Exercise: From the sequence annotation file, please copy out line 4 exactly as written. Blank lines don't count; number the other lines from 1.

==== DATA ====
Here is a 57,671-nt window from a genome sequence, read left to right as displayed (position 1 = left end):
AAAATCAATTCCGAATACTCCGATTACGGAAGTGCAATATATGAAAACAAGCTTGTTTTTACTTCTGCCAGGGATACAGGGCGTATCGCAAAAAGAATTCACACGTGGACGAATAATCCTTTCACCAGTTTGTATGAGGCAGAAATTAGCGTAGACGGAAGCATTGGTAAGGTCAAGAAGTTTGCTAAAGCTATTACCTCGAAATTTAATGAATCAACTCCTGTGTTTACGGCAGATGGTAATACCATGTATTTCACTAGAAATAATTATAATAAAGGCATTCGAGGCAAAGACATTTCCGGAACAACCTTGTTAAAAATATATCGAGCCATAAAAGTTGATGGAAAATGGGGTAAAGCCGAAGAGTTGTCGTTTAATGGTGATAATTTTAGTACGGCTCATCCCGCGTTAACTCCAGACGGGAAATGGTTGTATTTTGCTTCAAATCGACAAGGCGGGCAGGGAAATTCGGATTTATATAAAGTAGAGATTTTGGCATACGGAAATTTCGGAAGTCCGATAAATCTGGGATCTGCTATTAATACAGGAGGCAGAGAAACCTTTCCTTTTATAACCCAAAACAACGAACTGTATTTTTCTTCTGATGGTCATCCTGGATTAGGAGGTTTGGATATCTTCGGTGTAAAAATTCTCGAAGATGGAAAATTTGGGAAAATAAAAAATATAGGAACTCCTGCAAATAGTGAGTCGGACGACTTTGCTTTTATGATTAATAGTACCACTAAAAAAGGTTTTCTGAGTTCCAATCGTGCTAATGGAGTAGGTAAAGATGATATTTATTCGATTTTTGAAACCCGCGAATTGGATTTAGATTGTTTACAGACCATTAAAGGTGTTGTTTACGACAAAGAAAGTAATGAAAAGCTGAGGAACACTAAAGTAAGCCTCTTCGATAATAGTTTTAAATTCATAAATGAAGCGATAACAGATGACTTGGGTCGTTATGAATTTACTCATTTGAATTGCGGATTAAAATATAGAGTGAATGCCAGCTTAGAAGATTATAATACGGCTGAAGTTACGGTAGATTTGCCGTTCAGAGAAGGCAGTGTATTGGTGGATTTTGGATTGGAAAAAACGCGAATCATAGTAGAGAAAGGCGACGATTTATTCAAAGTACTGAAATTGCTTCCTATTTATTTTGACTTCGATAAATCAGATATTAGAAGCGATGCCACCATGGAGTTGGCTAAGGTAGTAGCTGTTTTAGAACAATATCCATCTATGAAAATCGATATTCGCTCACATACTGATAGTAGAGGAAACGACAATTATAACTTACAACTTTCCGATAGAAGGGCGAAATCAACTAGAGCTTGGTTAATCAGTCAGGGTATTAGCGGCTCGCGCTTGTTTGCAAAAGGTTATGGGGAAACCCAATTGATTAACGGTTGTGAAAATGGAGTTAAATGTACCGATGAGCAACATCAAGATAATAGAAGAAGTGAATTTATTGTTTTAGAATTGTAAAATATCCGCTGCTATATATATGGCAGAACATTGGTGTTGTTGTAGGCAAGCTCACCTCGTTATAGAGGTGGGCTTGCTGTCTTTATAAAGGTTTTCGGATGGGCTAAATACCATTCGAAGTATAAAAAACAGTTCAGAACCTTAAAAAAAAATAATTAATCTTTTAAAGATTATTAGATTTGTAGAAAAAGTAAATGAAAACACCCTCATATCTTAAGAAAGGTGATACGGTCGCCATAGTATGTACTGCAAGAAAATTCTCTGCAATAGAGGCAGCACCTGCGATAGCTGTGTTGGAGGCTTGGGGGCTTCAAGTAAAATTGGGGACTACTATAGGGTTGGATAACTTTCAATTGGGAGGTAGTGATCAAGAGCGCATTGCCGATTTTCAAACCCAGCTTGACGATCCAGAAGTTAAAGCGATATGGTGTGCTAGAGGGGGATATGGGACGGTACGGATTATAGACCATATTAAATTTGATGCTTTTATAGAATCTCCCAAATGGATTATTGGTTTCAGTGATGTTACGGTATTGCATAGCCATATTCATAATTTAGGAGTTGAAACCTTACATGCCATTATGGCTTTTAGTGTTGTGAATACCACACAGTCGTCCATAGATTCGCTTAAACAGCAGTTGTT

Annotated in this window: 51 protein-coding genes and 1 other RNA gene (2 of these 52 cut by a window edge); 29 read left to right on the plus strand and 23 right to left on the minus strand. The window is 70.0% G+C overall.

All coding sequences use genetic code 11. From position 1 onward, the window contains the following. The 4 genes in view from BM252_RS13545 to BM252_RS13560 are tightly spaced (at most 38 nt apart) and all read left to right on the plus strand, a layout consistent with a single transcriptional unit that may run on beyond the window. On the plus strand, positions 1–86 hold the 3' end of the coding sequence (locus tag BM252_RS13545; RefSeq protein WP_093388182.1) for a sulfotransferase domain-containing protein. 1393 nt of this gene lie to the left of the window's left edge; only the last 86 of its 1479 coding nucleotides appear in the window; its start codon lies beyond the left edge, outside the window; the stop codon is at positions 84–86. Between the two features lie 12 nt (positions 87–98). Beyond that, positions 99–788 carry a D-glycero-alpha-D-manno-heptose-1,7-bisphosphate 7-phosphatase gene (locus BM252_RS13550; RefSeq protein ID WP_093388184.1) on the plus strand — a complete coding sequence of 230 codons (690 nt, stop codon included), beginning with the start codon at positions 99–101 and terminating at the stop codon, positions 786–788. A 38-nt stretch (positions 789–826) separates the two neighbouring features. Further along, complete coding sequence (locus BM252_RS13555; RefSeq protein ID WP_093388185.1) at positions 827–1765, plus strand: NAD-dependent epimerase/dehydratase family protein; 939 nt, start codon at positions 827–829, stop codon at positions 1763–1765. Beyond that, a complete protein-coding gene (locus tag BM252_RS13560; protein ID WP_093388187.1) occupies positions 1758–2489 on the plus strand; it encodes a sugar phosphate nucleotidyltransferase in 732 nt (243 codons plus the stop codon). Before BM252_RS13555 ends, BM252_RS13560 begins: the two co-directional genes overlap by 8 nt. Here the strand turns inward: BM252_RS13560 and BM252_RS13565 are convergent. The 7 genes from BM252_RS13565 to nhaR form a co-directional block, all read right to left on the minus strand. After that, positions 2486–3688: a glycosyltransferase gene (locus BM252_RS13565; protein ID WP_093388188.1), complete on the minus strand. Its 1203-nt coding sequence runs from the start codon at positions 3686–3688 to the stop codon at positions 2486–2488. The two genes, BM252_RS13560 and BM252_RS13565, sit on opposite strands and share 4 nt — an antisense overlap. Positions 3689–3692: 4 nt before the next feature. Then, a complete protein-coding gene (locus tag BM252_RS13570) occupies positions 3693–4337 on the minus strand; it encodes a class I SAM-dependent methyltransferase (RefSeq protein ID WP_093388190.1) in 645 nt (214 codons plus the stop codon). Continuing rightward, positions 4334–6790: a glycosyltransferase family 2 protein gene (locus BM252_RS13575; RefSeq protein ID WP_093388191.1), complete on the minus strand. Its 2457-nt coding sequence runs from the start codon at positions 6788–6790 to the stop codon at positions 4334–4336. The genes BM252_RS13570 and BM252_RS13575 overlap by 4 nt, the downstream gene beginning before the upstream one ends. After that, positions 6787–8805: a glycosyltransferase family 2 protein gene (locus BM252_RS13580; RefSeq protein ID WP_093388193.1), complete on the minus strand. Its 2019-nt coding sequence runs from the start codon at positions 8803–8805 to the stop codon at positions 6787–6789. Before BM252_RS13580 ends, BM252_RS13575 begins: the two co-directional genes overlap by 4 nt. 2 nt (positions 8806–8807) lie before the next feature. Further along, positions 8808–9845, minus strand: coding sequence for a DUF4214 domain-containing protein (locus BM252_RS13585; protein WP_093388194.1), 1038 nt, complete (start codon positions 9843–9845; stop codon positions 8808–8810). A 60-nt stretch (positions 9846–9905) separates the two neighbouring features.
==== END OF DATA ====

All coding sequences use genetic code 11. From position 1 onward, the window contains the following. The 4 genes in view from BM252_RS13545 to BM252_RS13560 are tightly spaced (at most 38 nt apart) and all read left to right on the plus strand, a layout consistent with a single transcriptional unit that may run on beyond the window. On the plus strand, positions 1–86 hold the 3' end of the coding sequence (locus tag BM252_RS13545; RefSeq protein WP_093388182.1) for a sulfotransferase domain-containing protein. 1393 nt of this gene lie to the left of the window's left edge; only the last 86 of its 1479 coding nucleotides appear in the window; its start codon lies beyond the left edge, outside the window; the stop codon is at positions 84–86. Between the two features lie 12 nt (positions 87–98). Beyond that, positions 99–788 carry a D-glycero-alpha-D-manno-heptose-1,7-bisphosphate 7-phosphatase gene (locus BM252_RS13550; RefSeq protein ID WP_093388184.1) on the plus strand — a complete coding sequence of 230 codons (690 nt, stop codon included), beginning with the start codon at positions 99–101 and terminating at the stop codon, positions 786–788. A 38-nt stretch (positions 789–826) separates the two neighbouring features. Further along, complete coding sequence (locus BM252_RS13555; RefSeq protein ID WP_093388185.1) at positions 827–1765, plus strand: NAD-dependent epimerase/dehydratase family protein; 939 nt, start codon at positions 827–829, stop codon at positions 1763–1765. Beyond that, a complete protein-coding gene (locus tag BM252_RS13560; protein ID WP_093388187.1) occupies positions 1758–2489 on the plus strand; it encodes a sugar phosphate nucleotidyltransferase in 732 nt (243 codons plus the stop codon). Before BM252_RS13555 ends, BM252_RS13560 begins: the two co-directional genes overlap by 8 nt. Here the strand turns inward: BM252_RS13560 and BM252_RS13565 are convergent. The 7 genes from BM252_RS13565 to nhaR form a co-directional block, all read right to left on the minus strand. After that, positions 2486–3688: a glycosyltransferase gene (locus BM252_RS13565; protein ID WP_093388188.1), complete on the minus strand. Its 1203-nt coding sequence runs from the start codon at positions 3686–3688 to the stop codon at positions 2486–2488. The two genes, BM252_RS13560 and BM252_RS13565, sit on opposite strands and share 4 nt — an antisense overlap. Positions 3689–3692: 4 nt before the next feature. Then, a complete protein-coding gene (locus tag BM252_RS13570) occupies positions 3693–4337 on the minus strand; it encodes a class I SAM-dependent methyltransferase (RefSeq protein ID WP_093388190.1) in 645 nt (214 codons plus the stop codon). Continuing rightward, positions 4334–6790: a glycosyltransferase family 2 protein gene (locus BM252_RS13575; RefSeq protein ID WP_093388191.1), complete on the minus strand. Its 2457-nt coding sequence runs from the start codon at positions 6788–6790 to the stop codon at positions 4334–4336. The genes BM252_RS13570 and BM252_RS13575 overlap by 4 nt, the downstream gene beginning before the upstream one ends. After that, positions 6787–8805: a glycosyltransferase family 2 protein gene (locus BM252_RS13580; RefSeq protein ID WP_093388193.1), complete on the minus strand. Its 2019-nt coding sequence runs from the start codon at positions 8803–8805 to the stop codon at positions 6787–6789. Before BM252_RS13580 ends, BM252_RS13575 begins: the two co-directional genes overlap by 4 nt. 2 nt (positions 8806–8807) lie before the next feature. Further along, positions 8808–9845, minus strand: coding sequence for a DUF4214 domain-containing protein (locus BM252_RS13585; protein WP_093388194.1), 1038 nt, complete (start codon positions 9843–9845; stop codon positions 8808–8810). A 60-nt stretch (positions 9846–9905) separates the two neighbouring features.